Kwiatkowski initially looked to be struggling as the breakaway stormed onto the Grand Colombier with a lead of just under four minutes, but he looked to be floating as he made his way across to the trio of Van Gils, Harold Tejada (Astana), and James Shaw (EF Education-EasyPost), itself catching and passing early attacker Quentin Pacher (Groupama-FDJ) on the famous hairpinned section.

He quickly accelerated and sailed clear, using a 2km flatter section to take his lead out to a minute with 8km to go, keeping the thinning yellow jersey group at more than two minutes. It would take a further few kilometres for the big moves to come from behind, allowing Kwiatkowski to savour the final kilometre amid the Bastille Day fervour.

“Without [the fans], I guess this would not be possible,” he said. “I didn’t have the car behind me on the last climb so I couldn’t really hear what was happening on the radio, so the fans were amazing and they were driving me to the finish. That is an amazing feeling.”

That first big move from the yellow jersey group came just over 2km from the summit when UAE, having rolled through their mountain train, sent Adam Yates on a sneaky attack. Sepp Kuss quickly took Vingegaard across to it as the group thinned to eight, with Yates continuing to lead until Pogačar decided to hit take-off with 450 metres to go.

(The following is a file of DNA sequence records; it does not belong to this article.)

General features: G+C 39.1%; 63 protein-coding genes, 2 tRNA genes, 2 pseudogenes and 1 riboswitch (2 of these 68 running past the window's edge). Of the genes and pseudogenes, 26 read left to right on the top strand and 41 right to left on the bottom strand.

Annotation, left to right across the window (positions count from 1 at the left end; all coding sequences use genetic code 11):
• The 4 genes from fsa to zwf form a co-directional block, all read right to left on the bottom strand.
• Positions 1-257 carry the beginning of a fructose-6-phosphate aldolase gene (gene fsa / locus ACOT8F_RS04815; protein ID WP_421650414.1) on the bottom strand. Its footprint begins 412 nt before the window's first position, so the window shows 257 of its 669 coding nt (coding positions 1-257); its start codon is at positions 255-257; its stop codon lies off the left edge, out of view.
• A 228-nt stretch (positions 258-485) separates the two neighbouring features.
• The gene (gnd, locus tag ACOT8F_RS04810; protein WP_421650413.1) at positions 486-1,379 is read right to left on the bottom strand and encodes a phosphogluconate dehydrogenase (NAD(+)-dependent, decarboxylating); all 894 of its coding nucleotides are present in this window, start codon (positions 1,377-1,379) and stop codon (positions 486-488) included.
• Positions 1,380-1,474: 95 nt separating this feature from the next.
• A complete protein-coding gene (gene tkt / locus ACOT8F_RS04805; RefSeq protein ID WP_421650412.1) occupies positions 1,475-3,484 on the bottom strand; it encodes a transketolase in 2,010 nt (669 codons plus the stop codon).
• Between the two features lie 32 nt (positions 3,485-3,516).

He and Vingegaard, as is customary these days, flew clear of the rest, and Vingegaard, as was the case last Sunday, struggled to hold the wheel without cracking completely.

Tom Pidcock (Ineos Grenadiers) finished best of the rest, nine seconds behind Vingegaard and two up on Jai Hindley (Bora-Hansgrohe), who remains third overall. Simon Yates (Jayco-AlUla) lost 11 seconds compared to Pidcock, just ahead of his twin brother Adam and Pidcock’s own teammate Carlos Rodríguez.

David Gaudu (Groupama-FDJ) lost a further 25 seconds alongside Pello Bilbao (Bahrain Victorious), who dropped two places to seventh as a result. The only other shift on GC was Thibaut Pinot (Grouapma-FDJ) dropping back out of the top 10, and Kuss moving back in.

The breakaway stays away

After Thursday’s chaos, it was another frantic start on the fervour of Bastille Day, with a lively scramble for the breakaway run off at 52kph.